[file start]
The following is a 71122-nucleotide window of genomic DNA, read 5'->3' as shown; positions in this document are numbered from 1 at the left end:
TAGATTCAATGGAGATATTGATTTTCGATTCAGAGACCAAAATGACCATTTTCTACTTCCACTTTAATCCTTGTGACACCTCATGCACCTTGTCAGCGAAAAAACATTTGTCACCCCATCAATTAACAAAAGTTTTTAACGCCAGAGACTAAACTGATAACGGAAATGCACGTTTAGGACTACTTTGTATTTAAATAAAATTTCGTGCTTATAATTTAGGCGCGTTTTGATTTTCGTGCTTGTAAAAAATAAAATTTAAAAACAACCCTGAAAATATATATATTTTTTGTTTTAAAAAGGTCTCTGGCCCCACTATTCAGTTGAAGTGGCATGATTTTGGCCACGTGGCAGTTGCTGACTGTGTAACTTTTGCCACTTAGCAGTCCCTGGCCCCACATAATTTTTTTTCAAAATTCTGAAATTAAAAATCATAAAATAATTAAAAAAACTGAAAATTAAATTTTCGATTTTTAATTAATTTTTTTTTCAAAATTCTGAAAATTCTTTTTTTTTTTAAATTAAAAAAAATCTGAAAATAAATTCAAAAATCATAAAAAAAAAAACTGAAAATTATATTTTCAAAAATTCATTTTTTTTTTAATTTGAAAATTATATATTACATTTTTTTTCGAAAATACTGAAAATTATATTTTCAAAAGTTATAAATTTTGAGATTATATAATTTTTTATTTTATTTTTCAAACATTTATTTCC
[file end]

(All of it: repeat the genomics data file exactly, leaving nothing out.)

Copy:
The following is a 71122-nucleotide window of genomic DNA, read 5'->3' as shown; positions in this document are numbered from 1 at the left end:
TAGATTCAATGGAGATATTGATTTTCGATTCAGAGACCAAAATGACCATTTTCTACTTCCACTTTAATCCTTGTGACACCTCATGCACCTTGTCAGCGAAAAAACATTTGTCACCCCATCAATTAACAAAAGTTTTTAACGCCAGAGACTAAACTGATAACGGAAATGCACGTTTAGGACTACTTTGTATTTAAATAAAATTTCGTGCTTATAATTTAGGCGCGTTTTGATTTTCGTGCTTGTAAAAAATAAAATTTAAAAACAACCCTGAAAATATATATATTTTTTGTTTTAAAAAGGTCTCTGGCCCCACTATTCAGTTGAAGTGGCATGATTTTGGCCACGTGGCAGTTGCTGACTGTGTAACTTTTGCCACTTAGCAGTCCCTGGCCCCACATAATTTTTTTTCAAAATTCTGAAATTAAAAATCATAAAATAATTAAAAAAACTGAAAATTAAATTTTCGATTTTTAATTAATTTTTTTTTCAAAATTCTGAAAATTCTTTTTTTTTTTAAATTAAAAAAAATCTGAAAATAAATTCAAAAATCATAAAAAAAAAAACTGAAAATTATATTTTCAAAAATTCATTTTTTTTTTAATTTGAAAATTATATATTACATTTTTTTTCGAAAATACTGAAAATTATATTTTCAAAAGTTATAAATTTTGAGATTATATAATTTTTTATTTTATTTTTCAAACATTTATTTCC